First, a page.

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Sacerdote Great Names at Hamilton

Great Names
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Madeleine Albright

March 6, 2002

Madeleine Albright, secretary of state under former President Bill Clinton, gave a free public lecture at Hamilton College on Wednesday, March 6th in the Margaret Bundy Scott Field House.

Her visit was part of the Sacerdote Series Great Names at Hamilton, named in recognition of a significant gift from the family of Alex Sacerdote, a 1994 Hamilton graduate.

Madeleine Albright was sworn in as the 64th United States Secretary of State in 1997 after unanimous confirmation by the U.S. Senate. She became the first female secretary of state and the highest ranking woman in the history of the U.S. government. Her achievements include ratification of the Chemical Weapons Convention and progress toward stability in Eastern and Central Europe. Among Albright's predecessors as secretary of state was Elihu Root, a Clinton native and Hamilton College graduate who won the Nobel Peace Prize in 1912.

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Secretary Albright served as the United States permanent representative to the United Nations and as a member of President Clinton's cabinet and the National Security Council. She was formerly the president of the Center for National Policy, a non-profit research organization formed in 1981 by representatives from government, industry, labor and education. Its mandate is to promote the study and discussion of domestic and international issues.

As a research professor of international affairs and director of Women in Foreign Service Program at Georgetown University's School of Foreign Service, Albright taught undergraduate and graduate courses in international affairs, U.S. foreign policy, Russian foreign policy, and Central and Eastern European politics. She was also responsible for developing and implementing programs designed to enhance women's professional opportunities in international affairs.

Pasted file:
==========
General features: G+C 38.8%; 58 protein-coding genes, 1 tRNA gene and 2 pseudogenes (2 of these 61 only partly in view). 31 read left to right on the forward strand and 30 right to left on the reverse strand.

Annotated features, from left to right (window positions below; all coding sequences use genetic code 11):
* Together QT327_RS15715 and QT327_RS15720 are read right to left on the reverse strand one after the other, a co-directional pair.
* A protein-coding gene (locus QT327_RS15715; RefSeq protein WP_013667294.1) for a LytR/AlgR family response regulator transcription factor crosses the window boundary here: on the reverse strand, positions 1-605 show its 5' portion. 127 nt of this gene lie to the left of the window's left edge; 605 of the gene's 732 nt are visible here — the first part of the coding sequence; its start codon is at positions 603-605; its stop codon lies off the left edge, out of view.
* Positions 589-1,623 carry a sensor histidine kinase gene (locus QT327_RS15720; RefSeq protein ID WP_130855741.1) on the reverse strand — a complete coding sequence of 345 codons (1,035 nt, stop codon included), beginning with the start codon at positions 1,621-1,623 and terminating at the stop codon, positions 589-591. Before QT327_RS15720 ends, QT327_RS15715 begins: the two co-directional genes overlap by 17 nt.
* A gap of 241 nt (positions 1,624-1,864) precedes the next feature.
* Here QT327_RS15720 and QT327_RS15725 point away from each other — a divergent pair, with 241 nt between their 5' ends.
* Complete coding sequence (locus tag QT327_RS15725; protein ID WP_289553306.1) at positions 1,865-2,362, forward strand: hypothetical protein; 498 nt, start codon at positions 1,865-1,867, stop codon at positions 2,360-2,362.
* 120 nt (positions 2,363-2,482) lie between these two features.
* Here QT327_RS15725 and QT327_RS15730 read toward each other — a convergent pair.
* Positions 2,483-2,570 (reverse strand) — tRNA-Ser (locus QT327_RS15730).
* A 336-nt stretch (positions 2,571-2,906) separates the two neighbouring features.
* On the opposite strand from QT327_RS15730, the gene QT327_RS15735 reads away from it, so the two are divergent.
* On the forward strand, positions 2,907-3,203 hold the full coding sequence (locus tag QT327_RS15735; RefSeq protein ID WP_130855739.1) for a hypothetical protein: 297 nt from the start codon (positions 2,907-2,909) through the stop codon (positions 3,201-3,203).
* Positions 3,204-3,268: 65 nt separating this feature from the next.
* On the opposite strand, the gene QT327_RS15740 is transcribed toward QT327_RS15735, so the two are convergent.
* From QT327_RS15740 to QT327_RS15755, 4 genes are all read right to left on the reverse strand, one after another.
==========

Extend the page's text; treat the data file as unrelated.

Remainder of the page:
From 1981 to 1982, Albright was awarded a fellowship at the Woodrow Wilson International Center for Scholars at the Smithsonian following an international competition in which she wrote about the role of the press in political changes in Poland during the early 1980s. She also served as a senior fellow in Soviet and Eastern European Affairs at the Center for Strategic and International Studies, conducting research in developments and trends in the Soviet Union and Eastern Europe.

From 1978-1981, Secretary Albright was a staff member on the National Security Council, as well as a White House staff member, where she was responsible for foreign policy legislation. From 1976-1978 she served as chief legislative assistant to Senator Edmund Muskie.

Awarded a bachelor's degree with honors in political science from Wellesley College, she studied at the School of Advanced International Studies at Johns Hopkins University, received a certificate from the Russian Institute at Columbia University, and was awarded a master's and doctorate from Columbia University's Department of Public Law and Government.

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